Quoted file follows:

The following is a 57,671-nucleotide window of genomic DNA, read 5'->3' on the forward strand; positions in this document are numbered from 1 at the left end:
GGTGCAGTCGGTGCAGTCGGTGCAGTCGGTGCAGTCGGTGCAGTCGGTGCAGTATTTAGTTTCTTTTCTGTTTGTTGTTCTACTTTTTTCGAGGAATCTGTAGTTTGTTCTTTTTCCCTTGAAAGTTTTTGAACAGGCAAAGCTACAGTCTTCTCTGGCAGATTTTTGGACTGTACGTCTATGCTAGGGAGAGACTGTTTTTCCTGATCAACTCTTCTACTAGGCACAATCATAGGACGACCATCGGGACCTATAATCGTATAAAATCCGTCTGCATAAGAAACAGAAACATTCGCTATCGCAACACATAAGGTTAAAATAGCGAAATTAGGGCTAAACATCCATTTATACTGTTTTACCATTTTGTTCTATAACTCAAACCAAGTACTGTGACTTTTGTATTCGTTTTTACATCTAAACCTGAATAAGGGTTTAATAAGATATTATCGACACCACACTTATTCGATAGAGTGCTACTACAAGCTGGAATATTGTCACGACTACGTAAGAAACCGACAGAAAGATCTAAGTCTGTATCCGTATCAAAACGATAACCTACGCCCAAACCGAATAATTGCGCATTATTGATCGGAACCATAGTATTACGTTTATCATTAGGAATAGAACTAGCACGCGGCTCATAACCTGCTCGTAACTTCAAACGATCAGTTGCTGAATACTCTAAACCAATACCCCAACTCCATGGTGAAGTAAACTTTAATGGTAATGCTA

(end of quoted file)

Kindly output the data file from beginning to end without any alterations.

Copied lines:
The following is a 57,671-nucleotide window of genomic DNA, read 5'->3' on the forward strand; positions in this document are numbered from 1 at the left end:
GGTGCAGTCGGTGCAGTCGGTGCAGTCGGTGCAGTCGGTGCAGTCGGTGCAGTATTTAGTTTCTTTTCTGTTTGTTGTTCTACTTTTTTCGAGGAATCTGTAGTTTGTTCTTTTTCCCTTGAAAGTTTTTGAACAGGCAAAGCTACAGTCTTCTCTGGCAGATTTTTGGACTGTACGTCTATGCTAGGGAGAGACTGTTTTTCCTGATCAACTCTTCTACTAGGCACAATCATAGGACGACCATCGGGACCTATAATCGTATAAAATCCGTCTGCATAAGAAACAGAAACATTCGCTATCGCAACACATAAGGTTAAAATAGCGAAATTAGGGCTAAACATCCATTTATACTGTTTTACCATTTTGTTCTATAACTCAAACCAAGTACTGTGACTTTTGTATTCGTTTTTACATCTAAACCTGAATAAGGGTTTAATAAGATATTATCGACACCACACTTATTCGATAGAGTGCTACTACAAGCTGGAATATTGTCACGACTACGTAAGAAACCGACAGAAAGATCTAAGTCTGTATCCGTATCAAAACGATAACCTACGCCCAAACCGAATAATTGCGCATTATTGATCGGAACCATAGTATTACGTTTATCATTAGGAATAGAACTAGCACGCGGCTCATAACCTGCTCGTAACTTCAAACGATCAGTTGCTGAATACTCTAAACCAATACCCCAACTCCATGGTGAAGTAAACTTTAATGGTAATGCTA